Even with some complaining about the new apartments and using a temporarily misplaced comprehension of urban planning, we have centered our density in downtown where easy access to mass transit will soon be available when Sound Transit arrives. That was the intent of the Growth Management Act, and leaders who went before us planned a good mix of transit, business and housing. We will have a downtown that you can live, work, shop and play in. We have the Performing Arts and Event Center, and while its cost will slow our progress in other areas, it will become a significant community asset in time. We need to attract investments by building up, not out. A new skyline should be in our future.

And if you move here, you and your employees will find wonders you didn’t know existed. Have you been to our most beautiful oasis at PowellsWood garden? Our park system provides an array of options such as Celebration Park and the Town Square Park. Although more pocket parks to serve residents in their own neighborhoods would help the younger children.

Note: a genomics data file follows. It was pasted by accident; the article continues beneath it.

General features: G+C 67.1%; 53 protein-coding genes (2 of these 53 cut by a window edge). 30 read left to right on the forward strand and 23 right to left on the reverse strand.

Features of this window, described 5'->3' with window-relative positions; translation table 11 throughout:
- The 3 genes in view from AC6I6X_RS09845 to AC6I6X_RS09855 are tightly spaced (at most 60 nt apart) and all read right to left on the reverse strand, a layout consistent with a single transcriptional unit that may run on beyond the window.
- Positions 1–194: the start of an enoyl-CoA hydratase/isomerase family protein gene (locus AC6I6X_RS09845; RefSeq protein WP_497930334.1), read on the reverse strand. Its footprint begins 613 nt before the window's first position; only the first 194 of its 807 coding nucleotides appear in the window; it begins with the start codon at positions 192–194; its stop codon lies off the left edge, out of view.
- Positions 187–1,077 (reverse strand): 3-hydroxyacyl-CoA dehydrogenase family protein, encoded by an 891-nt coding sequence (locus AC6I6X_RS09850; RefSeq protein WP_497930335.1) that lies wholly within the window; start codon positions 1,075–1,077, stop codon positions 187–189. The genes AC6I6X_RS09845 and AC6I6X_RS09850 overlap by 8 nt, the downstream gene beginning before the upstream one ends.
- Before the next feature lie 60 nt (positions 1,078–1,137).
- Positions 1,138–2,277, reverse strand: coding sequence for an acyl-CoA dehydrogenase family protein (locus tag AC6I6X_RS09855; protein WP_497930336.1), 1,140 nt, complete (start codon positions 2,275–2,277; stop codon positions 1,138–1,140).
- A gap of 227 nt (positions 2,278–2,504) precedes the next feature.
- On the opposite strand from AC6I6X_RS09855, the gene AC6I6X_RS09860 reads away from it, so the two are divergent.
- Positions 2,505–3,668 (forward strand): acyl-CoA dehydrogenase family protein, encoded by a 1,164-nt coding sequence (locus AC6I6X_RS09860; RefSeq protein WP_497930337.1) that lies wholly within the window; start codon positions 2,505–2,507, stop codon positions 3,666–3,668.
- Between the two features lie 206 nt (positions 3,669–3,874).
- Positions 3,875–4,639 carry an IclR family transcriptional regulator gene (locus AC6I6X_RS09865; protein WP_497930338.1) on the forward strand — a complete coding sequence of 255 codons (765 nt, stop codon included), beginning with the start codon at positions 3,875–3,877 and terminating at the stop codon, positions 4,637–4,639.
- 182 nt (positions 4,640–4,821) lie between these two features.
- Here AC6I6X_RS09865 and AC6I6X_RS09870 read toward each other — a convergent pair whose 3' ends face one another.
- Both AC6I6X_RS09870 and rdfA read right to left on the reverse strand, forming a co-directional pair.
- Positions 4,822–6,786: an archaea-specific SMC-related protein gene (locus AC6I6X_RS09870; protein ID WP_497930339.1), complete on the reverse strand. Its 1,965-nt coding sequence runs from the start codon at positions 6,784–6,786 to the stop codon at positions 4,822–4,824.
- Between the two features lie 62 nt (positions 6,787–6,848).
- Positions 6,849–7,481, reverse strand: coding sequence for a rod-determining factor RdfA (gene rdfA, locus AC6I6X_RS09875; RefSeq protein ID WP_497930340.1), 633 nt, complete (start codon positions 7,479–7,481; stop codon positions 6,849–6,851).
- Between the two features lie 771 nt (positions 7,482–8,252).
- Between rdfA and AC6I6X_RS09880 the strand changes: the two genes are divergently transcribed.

We need a multi-faceted approach to our homeless problem. City Hall will likely need to financially increase support for local non-profits such as Fusion, the Multi-Service Center, Reach Out, the Boys and Girls Club and others in their effort to support those in need. We have great community events to support their efforts. The MSC Crab Feed is a fun-packed evening, and Fusion’s annual celebration in August adds a notable touch of elegance while capturing the beauty of our shoreline at Dumas Bay. The Diversity Commission’s recent Flavor of Federal Way was a new venture that reached a cross-section of the community and should be continued. It adds another link to the schools and Chamber of connecting communities. The food was great! I added a couple of pounds I didn’t need.